Tag: funding

Confusion Reigns

I don’t know what to make of this.

My first feeling is that $100,000 could be so much better-spent inviting Canadian groups to present their works overseas. It would certainly go farther. Artists, last I checked, could barely afford their rent, let alone fancy hotels or European jaunts.

However, my second instinct says Canada’s Governor-General is a really good ambassador to sell Canada’s cultural industry abroad. It’s part of her function, and it’s good to have a smart, accomlished, classy figure like Michaelle Jean as the public face of this country internationally.

In stark contrast to those who feel that $100,000 is too much money to be wasting in these economic times, I point you to a certain politician’s platform on the arts, and his stance on the importance of promoting them amidst harsh economic times.

Not only is arts education indispensable for success in a rapidly changing, high skill, information economy, but studies show that arts education raises test scores in other subject areas as well.

As Russell Smith pointed out last week, it’s precisely in such times that people turn to the arts. The 50,000+ who lined up in the cold to get a peek at the new Art Gallery of Ontario this past weekend are proof positive that art matters to people -all people, not just some of them.

Oh, and it makes a whack of dough too. I’m just not sure Mme. Jean’s overseas visit is the best way to use our resources right now. Considering the Conservatives are all about fiscal prudence, it seems like a bit of a waste not to consult the arts community about what they want first. Surely they could be of help in advising on matters like cultural diplomacy? Hmmm. Considering the resourcefulness of this country’s artists, it seems like a pity they weren’t consulted.

Politics. Economy. Art.

One of my favourite pastimes is pouring over the weekend papers amidst steaming cups of tea, with Go or Michael Enright on in the background, nibbling away on bits of toast, egg, bacon or waffles. It was with great interest and more than a little sadness that I read the story of Zakariya Zubeidi in Saturday’s edition of The Globe and Mail:

It was the hardest decision of Zakariya Zubeidi’s life. Slightly more than a year ago, the powerful commander of Jenin’s al-Aqsa Martyrs Brigades, one of Israel’s most-wanted for plotting shooting attacks and suicide bombings, walked into a Palestinian security office and handed in his gun.

At 32, he had concluded bitterly that his fight had failed. And he had another ambition: to deter this poverty-stricken camp’s children away from the path of violence by rebuilding a children’s theatre destroyed in the last intifada.

Offered, along with other gunmen, a rare amnesty from Israel, he spent time in a Palestinian jail and swore to remain unarmed. On his release, he pledged to dedicate his time to the Freedom Theatre’s workshops and performances, trying to recreate his own boyhood experiences in drama thanks to the work of a Jewish-Israeli peace activist.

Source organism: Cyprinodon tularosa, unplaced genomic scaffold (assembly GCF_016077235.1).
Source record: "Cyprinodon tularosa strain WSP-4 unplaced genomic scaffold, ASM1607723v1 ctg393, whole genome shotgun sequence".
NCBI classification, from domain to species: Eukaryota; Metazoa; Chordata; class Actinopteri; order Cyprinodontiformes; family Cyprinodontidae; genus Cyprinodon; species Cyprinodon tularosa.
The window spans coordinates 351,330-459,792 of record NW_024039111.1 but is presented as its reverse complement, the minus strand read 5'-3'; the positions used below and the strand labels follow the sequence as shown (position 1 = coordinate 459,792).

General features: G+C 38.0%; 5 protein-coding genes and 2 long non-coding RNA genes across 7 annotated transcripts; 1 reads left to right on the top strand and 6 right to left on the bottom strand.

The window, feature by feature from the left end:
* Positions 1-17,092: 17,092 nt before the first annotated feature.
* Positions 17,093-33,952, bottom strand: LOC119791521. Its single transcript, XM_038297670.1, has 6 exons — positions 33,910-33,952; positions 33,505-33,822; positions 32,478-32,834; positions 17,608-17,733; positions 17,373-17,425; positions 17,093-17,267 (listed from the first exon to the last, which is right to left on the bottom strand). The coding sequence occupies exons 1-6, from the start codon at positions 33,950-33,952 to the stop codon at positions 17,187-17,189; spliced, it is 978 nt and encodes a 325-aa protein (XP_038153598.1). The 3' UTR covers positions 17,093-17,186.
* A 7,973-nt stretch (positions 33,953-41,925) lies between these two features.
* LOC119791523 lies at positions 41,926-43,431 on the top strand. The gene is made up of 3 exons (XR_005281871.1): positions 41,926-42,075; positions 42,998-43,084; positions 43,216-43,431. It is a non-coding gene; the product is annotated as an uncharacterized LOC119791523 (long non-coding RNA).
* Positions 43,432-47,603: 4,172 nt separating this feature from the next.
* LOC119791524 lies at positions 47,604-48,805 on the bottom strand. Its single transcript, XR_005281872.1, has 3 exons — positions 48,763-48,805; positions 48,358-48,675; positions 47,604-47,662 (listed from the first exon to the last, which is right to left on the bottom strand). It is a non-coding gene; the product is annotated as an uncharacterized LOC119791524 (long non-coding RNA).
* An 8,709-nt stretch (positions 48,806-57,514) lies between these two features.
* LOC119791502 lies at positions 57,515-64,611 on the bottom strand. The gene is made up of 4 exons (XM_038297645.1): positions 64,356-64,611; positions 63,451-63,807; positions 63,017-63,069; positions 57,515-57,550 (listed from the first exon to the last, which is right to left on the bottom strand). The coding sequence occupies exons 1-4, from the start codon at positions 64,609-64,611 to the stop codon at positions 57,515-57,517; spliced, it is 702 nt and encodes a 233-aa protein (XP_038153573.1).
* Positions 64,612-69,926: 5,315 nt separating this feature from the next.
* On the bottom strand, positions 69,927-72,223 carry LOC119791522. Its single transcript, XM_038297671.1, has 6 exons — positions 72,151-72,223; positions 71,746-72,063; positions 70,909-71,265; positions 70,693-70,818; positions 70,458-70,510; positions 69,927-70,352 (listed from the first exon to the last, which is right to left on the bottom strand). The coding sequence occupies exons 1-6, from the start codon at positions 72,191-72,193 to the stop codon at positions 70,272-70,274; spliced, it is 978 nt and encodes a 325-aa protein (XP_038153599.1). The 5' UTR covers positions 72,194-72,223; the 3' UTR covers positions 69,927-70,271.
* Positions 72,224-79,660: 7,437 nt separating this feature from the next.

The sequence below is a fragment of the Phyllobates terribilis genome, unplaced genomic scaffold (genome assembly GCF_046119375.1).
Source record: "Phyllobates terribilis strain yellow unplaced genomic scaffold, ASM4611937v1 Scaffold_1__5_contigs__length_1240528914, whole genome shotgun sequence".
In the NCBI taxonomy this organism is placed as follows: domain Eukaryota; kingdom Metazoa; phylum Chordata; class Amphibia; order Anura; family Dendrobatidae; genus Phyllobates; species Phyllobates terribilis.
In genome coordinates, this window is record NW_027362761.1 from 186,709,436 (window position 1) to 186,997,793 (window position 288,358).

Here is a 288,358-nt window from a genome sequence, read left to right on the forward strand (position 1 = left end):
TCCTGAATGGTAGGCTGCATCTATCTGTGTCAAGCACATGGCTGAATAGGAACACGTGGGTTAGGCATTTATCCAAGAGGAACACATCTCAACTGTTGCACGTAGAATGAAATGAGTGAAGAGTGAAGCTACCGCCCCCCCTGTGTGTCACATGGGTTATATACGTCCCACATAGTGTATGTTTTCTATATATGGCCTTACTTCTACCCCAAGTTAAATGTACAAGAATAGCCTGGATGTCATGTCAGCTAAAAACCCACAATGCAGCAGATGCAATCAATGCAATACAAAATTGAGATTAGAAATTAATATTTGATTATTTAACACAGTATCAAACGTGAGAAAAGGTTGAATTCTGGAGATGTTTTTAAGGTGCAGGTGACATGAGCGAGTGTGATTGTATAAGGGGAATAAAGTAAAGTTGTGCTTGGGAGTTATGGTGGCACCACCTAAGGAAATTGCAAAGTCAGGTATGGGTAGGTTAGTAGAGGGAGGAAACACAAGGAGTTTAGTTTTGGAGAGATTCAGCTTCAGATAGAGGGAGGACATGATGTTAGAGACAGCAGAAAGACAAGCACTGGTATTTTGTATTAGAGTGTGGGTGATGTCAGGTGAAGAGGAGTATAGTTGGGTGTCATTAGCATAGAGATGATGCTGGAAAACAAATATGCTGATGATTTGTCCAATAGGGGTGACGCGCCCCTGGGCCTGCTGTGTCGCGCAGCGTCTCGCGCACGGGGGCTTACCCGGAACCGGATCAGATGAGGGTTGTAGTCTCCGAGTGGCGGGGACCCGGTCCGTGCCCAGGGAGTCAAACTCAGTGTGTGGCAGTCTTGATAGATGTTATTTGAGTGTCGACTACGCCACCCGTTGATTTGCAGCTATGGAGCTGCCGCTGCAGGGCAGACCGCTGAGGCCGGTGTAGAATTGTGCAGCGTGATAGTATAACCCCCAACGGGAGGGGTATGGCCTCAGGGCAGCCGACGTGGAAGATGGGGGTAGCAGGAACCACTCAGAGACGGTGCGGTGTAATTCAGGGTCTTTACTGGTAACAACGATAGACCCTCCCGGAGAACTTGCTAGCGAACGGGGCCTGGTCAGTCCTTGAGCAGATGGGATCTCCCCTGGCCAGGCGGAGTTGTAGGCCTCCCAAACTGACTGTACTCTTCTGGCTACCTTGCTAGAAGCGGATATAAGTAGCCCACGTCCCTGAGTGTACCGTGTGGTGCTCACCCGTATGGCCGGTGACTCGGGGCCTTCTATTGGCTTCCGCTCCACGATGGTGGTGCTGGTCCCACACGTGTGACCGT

But today his past has caught up with him, illustrating the difficulty of starting a new life after one of violence. The theatre, now thriving under the direction of the original founder’s son, does not want him there for fear that he will scare off much-needed foreign donors in the theatre’s quest to expand.

I wonder if anyone in the Canadian theatre world could imagine this happening. We all understand the importance of keeping benefactors happy, and resorting to sometimes-questionable measures to keep its members happy. Juliano Mer Khamis’ has a point about fearing Zubeidi’s association with the theatre; it may truly harm their reputation, their chances of fundraising, and indeed, their physical safety. Still, to isolate someone whose whole being seems so entirely bound up with theatre feels… horribly sad. Isn’t part of art’s purpose to enlighten? Even re-reading it now, the story puts the role and significance of theatre –and its relationship to politics -in a whole new light.

At a time when artists need to stick together, cultivate community and spread awareness, it’s heartbreaking to see possibilities being ripped asunder by politics and nationalism. I don’t know what kind of a suggestion to offer here, but I’m so grateful to the Globe for publishing this story. Yet another example of how art impacts life, and life impacts art.

In that vein, it was with great interest that I read Mark Vallen’s blog this morning about the impact the global recession could have on the livelihoods and outputs of visual artists. While it’s tempting to tut-tut at art’s role in harsh economic times, it’s equally apt to suppose that (to twist a phrase) “art is the mother of necessity.” History would seem to bear out the fact that harsh economic reality tends to yield some wonderful stuff –and that stuff, whether it takes the form of painting, sculpture, performance, writing or otherwise, is a reflection, examination, and exploration of the economic reality we all face.

Hardship knows no bounds; conversely, its unbound nature allows its expression in many creative outlets. And there’s something reassuring about that.

Not Anon… But Awesome


Here’s a note my friend Thom Marriott imported from his own, very-fine blog, to Facebook. It’s worth a read (or two):

In a major cabinet shuffle this morning, Stephen Harper announced sweeping changes to his inner circle and introduced many new faces to some very important positions. The major news is undoubtedly the inclusion of 10 women, representing 26% of the cabinet seats. This is a long overdue move by any sitting government, and the Conservatives should be lauded for this move in the right direction toward equality in parliament. However, I have concerned myself with one specific move – one which actually demotes a woman from a major to minor portfolio.